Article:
Rose Gardening Advice | Fertilizing Roses

Fertilizing your roses regularly gives them the additional boost to grow stronger and faster. Getting some good rose gardening advice on how to fertilize is the first step to growing vigorous and healthy roses. There are two types of fertilizers: organic and synthetic. Synthetic fertilizers are nitrate based and organic fertilizers are nitrite-based. Nitrite-based fertilizers can only be broken down with microbial activity. The easiest way to understand the difference is that organic fertilizers feed the soil, which in turn feeds the plant while synthetic fertilizers directly feed the plant.

All fertilizers are composed of three natural elements: nitrogen, phosphorus, and potassium, and a few minor elements like magnesium and calcium, and several trace elements like iron, manganese, boron, etc. Nitrogen primarily helps your roses grow stronger canes and greener foliage. Phosphorus assists in growth of blooms and rose hips. Potassium concentrates on developing the roots and stems. Brown or purpled edged leaves manifest a lack of potassium and yellowed leaves could mean either excess calcium or lack of iron.

Some examples of organic fertilizers are crab meal, bone meal, blood meal, alfalfa, canola, and fish pellets, green sand, and kelp. Anything derived from deceased animal or plant matter forms organic fertilizers.

Always read and use according to the labels on the fertilizer bags. Incorrect use of fertilizers can cause severe damage to your roses. If the growth tips get too much nitrogen, they will attract plant-sucking pests like aphids.

Fertilizing your roses while planting, in the spring, and in summer. All fertilizing must cease at least six weeks prior to the onset of frost. When you plant your roses, check the soil and if magnesium levels are low, add some Epsom salts. A slightly acidic potting soil (pH 6.5) with addition of some alfalfa or canola pellets and bone meal is ideal for your roses.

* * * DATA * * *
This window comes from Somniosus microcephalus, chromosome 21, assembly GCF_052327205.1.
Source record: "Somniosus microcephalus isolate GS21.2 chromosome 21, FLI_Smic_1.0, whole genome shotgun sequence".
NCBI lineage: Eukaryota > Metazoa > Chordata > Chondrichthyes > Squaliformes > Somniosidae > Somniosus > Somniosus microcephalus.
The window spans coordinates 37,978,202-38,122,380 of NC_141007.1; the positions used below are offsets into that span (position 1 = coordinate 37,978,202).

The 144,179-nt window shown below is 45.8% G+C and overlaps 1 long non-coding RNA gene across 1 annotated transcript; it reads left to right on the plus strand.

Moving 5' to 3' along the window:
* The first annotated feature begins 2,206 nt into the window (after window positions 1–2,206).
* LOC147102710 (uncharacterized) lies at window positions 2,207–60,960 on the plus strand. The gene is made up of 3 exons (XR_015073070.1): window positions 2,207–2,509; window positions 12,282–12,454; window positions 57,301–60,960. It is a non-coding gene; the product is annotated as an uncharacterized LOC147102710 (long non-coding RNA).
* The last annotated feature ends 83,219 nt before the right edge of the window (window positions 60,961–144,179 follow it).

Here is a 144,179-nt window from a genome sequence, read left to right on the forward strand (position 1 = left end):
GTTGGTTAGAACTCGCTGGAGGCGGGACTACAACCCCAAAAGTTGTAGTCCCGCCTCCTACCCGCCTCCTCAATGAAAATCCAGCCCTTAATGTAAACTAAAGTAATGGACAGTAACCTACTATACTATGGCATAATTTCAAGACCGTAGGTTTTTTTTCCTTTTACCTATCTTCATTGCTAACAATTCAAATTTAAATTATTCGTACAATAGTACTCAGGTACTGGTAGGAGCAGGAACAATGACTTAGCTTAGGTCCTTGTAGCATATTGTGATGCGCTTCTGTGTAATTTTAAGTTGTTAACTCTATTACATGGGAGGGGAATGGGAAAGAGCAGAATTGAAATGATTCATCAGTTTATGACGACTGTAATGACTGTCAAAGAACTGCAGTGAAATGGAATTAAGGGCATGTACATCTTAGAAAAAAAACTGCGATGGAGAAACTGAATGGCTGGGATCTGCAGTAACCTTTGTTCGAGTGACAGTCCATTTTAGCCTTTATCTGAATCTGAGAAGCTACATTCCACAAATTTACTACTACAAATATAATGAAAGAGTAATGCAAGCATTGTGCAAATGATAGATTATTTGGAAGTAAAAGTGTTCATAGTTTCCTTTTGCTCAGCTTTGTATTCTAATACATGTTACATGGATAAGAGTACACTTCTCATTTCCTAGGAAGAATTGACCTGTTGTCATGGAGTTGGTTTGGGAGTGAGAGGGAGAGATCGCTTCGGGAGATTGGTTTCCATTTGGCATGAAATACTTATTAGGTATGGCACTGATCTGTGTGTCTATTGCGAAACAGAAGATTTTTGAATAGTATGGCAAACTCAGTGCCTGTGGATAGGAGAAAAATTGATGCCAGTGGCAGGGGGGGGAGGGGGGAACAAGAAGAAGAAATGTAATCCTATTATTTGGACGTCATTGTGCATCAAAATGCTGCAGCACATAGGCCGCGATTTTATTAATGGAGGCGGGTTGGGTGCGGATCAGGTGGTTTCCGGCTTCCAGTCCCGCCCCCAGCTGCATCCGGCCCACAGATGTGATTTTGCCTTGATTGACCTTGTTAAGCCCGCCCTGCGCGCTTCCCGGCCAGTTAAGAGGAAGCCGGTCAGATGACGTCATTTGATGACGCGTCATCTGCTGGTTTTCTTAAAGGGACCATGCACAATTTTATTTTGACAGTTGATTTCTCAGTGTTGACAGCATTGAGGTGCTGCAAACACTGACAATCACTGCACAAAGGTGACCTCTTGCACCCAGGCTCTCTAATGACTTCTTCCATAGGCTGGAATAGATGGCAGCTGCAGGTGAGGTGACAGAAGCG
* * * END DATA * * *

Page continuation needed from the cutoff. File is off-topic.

Fertilize for about two weeks in spring after your plants start giving out new leaves. At the base of the plant, dig lightly for about 12 inches around the plant using a garden fork and then sprinkle or spray the fertilizer and cover with soil. Moist fertilized soil gives maximum benefit to the roots.

In summer, you could spray a liquid fertilizer every two weeks but remember to follow the instructions carefully. Avoid spraying on leaves when the temperature is high as it could cause leaf burn.

You can choose from several fertilizing devices depending on the size of your rose garden. If you have just 5 to 10 rose plants, you could easily sprinkle with your hand, or mix water-soluble fertilizers in a bucket of water and carry it around the garden, or use a hose-end sprayer. For about 50 roses, you could probably manage with a siphoning device that attaches a faucet to your tube, which is immersed in a bucket of fertilizer. But, this device clogs frequently and has to be cleaned thoroughly after every use and you can never be sure if it is delivering the right quantity of fertilizer to your roses.

Increasingly, experienced rose gardeners prefer organic fertilizers as they are long lasting and improve the soil gradually by slowly releasing nutrients into the soil even as they break down. This keeps roses well fed throughout the season and able to resist diseases and tolerate extreme weather conditions.